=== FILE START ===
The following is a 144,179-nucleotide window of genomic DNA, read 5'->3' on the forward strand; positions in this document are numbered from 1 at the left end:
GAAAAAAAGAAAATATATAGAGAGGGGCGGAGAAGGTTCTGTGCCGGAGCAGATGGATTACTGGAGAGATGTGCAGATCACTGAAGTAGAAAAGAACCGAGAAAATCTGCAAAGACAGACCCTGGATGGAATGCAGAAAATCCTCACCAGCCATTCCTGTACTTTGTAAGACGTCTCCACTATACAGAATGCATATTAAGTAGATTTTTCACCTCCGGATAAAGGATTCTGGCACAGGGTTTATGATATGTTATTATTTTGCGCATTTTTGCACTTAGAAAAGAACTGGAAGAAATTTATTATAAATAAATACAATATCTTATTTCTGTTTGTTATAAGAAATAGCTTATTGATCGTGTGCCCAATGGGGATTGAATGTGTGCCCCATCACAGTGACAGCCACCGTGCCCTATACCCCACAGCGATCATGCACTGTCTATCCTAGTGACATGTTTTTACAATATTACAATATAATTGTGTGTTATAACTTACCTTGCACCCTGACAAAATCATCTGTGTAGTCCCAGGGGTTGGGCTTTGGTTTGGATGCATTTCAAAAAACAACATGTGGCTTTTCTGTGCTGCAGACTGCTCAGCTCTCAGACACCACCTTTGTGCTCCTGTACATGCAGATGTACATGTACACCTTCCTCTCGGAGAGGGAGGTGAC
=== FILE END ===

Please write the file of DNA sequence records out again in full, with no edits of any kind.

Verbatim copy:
The following is a 144,179-nucleotide window of genomic DNA, read 5'->3' on the forward strand; positions in this document are numbered from 1 at the left end:
GAAAAAAAGAAAATATATAGAGAGGGGCGGAGAAGGTTCTGTGCCGGAGCAGATGGATTACTGGAGAGATGTGCAGATCACTGAAGTAGAAAAGAACCGAGAAAATCTGCAAAGACAGACCCTGGATGGAATGCAGAAAATCCTCACCAGCCATTCCTGTACTTTGTAAGACGTCTCCACTATACAGAATGCATATTAAGTAGATTTTTCACCTCCGGATAAAGGATTCTGGCACAGGGTTTATGATATGTTATTATTTTGCGCATTTTTGCACTTAGAAAAGAACTGGAAGAAATTTATTATAAATAAATACAATATCTTATTTCTGTTTGTTATAAGAAATAGCTTATTGATCGTGTGCCCAATGGGGATTGAATGTGTGCCCCATCACAGTGACAGCCACCGTGCCCTATACCCCACAGCGATCATGCACTGTCTATCCTAGTGACATGTTTTTACAATATTACAATATAATTGTGTGTTATAACTTACCTTGCACCCTGACAAAATCATCTGTGTAGTCCCAGGGGTTGGGCTTTGGTTTGGATGCATTTCAAAAAACAACATGTGGCTTTTCTGTGCTGCAGACTGCTCAGCTCTCAGACACCACCTTTGTGCTCCTGTACATGCAGATGTACATGTACACCTTCCTCTCGGAGAGGGAGGTGAC